How do you teach a pottery class on Zoom? You get creative.
During the lockdown Kathy King, director of the Ceramics Program in Harvard’s Office for the Arts, wanted to develop engaging content for potters unable to visit the program’s Allston studio. So, she called her friends at the Harvard Art Museums.
The resulting adult-community course — a blend of art history and hands-on, albeit virtual, instruction — brought some items from the museums’ collections to life. For eight weeks this summer King, along with master potter Denny McLaughlin, an instructor in the program, and numerous museums curators and art conservators examined a range of works, studying their history, and demonstrating the different clay potting and sculpting methods used in their creation, some dating back centuries.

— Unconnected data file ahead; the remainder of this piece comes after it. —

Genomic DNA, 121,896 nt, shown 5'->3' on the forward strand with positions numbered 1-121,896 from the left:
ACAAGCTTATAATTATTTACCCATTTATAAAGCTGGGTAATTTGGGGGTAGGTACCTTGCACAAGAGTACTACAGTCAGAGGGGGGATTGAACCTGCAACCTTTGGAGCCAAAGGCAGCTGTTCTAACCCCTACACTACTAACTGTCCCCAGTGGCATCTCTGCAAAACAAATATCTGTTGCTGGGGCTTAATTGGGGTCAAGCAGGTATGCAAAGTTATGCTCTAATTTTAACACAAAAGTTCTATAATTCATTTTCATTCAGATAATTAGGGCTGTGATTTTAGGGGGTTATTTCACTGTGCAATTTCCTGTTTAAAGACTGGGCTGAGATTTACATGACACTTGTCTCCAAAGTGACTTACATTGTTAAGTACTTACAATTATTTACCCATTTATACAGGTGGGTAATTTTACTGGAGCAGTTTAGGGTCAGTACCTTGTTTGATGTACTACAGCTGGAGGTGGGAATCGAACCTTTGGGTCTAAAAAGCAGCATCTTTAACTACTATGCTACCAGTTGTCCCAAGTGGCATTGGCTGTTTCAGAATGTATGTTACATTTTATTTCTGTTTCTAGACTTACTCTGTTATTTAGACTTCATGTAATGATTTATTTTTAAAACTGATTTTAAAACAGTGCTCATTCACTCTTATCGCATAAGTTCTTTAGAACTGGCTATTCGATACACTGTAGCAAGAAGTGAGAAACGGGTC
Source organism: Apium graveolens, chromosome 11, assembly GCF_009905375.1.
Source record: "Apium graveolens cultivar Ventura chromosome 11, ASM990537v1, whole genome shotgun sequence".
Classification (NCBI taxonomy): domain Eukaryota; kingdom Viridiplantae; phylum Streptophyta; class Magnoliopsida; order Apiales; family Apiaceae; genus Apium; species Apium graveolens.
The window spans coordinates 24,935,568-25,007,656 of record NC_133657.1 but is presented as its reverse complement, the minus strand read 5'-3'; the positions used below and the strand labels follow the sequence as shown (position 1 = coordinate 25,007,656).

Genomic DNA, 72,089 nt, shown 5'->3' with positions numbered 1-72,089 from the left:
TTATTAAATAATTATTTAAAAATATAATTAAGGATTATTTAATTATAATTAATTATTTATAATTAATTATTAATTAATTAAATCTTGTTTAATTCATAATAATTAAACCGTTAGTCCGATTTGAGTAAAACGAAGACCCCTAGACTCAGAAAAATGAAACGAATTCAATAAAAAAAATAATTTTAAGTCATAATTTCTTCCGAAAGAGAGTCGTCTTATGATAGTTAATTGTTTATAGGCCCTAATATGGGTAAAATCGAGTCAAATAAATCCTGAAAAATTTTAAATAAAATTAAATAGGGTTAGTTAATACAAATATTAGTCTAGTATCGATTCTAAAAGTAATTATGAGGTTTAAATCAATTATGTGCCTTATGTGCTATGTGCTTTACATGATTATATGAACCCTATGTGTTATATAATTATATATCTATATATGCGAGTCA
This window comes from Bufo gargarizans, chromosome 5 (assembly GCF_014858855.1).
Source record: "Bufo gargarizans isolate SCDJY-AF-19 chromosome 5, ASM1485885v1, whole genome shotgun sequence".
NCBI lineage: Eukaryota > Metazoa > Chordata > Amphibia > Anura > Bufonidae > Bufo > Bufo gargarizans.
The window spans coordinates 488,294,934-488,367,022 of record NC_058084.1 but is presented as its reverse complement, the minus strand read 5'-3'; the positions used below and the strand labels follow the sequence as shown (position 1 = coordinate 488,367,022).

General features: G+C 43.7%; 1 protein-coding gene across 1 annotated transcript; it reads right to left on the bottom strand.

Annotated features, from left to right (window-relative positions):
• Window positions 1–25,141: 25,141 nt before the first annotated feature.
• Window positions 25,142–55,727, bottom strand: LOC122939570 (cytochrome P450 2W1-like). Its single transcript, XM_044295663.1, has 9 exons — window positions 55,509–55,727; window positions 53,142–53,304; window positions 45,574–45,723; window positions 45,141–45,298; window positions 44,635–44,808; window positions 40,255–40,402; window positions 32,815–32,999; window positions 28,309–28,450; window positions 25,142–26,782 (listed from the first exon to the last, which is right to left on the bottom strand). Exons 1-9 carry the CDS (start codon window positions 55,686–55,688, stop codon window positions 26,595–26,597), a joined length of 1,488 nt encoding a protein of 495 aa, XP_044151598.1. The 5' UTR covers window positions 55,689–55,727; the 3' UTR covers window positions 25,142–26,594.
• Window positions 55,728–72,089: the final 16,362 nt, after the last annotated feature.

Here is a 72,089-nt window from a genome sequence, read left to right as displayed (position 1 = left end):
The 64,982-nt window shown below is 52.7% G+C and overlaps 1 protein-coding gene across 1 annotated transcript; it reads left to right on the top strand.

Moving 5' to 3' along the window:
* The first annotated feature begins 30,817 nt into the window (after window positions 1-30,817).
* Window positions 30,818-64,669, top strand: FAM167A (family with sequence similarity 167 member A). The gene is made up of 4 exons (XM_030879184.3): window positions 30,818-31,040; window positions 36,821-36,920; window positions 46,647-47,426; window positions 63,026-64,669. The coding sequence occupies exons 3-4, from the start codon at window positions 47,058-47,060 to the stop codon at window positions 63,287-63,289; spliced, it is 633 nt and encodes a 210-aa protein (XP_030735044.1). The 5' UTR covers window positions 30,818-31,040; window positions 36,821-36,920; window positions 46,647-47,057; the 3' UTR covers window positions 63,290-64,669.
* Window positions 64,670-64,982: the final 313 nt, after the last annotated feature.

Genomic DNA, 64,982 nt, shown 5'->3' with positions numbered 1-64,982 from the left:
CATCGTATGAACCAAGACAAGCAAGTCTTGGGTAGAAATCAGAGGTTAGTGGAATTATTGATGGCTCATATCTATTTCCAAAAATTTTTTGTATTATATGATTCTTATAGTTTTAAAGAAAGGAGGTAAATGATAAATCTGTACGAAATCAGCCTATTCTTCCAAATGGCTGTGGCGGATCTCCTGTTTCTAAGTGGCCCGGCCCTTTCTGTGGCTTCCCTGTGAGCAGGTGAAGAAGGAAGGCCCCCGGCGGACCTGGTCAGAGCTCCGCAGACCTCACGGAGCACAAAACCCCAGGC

“It’s so exciting to realize at the end of the day that the same techniques, created through time and different cultures with this one material, are so similar,” said King.
The course was a hit with local potters and with potters from Canada, South Africa, Finland, Europe, the United States, and beyond. The remote students set up makeshift studios in their kitchens, basements, or backyards and tuned in to listen to curators discuss a sampling of Harvard’s porcelain treasures, and to watch over Zoom as McLaughlin re-created them in the studio.
Then, it was their turn.